The painting here is titled Un Indio Natural de la Provincia de Pangasinan [A Native Inhabitant of the Province of Pangasinan]. This piece is from Damián Domingo’s Baboom collection of tipos del pais (types of the country, native dress) paintings, No. 3 from 1833. Our description of Domingo and the Baboom collection is in our previous installment 18.1.
The male subject stands with his horse on the side of a road. He holds the rein on his horse in his left hand and a smoking pipe in his right hand.
The man is dressed in an untucked white or off-white local version of the Barong Tagalog. Domingo adds gentle shine details to the barong. This could suggest it is made of piña (pineapple leaf fibers), which naturally glows when light hits it. But, the long sleeves are rolled up, and precious and expensive fabrics like piña were not treated or worn in this way. This barong is probably made of a cotton, linen or ramie fabric, and the glow could be explained by the bright white color of the barong reflecting the sun. Piña is also naturally more of a beige or ecru color, not white or off-white.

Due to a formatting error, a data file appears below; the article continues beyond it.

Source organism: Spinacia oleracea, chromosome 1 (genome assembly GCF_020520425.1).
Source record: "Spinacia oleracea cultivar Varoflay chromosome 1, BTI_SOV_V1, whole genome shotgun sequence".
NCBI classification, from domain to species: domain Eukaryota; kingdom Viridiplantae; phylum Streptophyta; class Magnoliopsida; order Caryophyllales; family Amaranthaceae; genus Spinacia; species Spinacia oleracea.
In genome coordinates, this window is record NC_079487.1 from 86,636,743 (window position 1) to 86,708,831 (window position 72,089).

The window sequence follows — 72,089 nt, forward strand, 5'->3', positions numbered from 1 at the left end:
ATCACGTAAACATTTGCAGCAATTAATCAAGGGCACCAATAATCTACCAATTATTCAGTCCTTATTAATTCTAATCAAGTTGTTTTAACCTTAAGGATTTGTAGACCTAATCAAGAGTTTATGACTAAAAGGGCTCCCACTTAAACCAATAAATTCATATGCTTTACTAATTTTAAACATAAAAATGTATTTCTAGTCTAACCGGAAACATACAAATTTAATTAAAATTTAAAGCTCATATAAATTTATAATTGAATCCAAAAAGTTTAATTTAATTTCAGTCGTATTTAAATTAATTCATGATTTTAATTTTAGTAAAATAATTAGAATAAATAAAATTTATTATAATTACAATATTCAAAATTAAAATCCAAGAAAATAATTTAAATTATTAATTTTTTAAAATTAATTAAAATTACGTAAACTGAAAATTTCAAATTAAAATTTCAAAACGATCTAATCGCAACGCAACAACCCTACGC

The man’s pants are wide leg saya saya pants cropped below the knees. The wide leg design ensured good air circulation in the tropical heat, and the blue and black stripes were the current fashion of the time of this painting.
The man wears an esclavina (rain cape) made of nipa leaves on his back and a salakot (wide-brimmed domed native headwear) made of rattan on his head. Both are to protect him from the rain. The salakot also protects him from the sun.
The man also wears a crucifix necklace, indicating he is a Christian, like many other people of his province. This image was painted almost two and a half centuries after the people of Pangasinan had ended their resistance of the initial conversion efforts of Spanish Christian missionaries.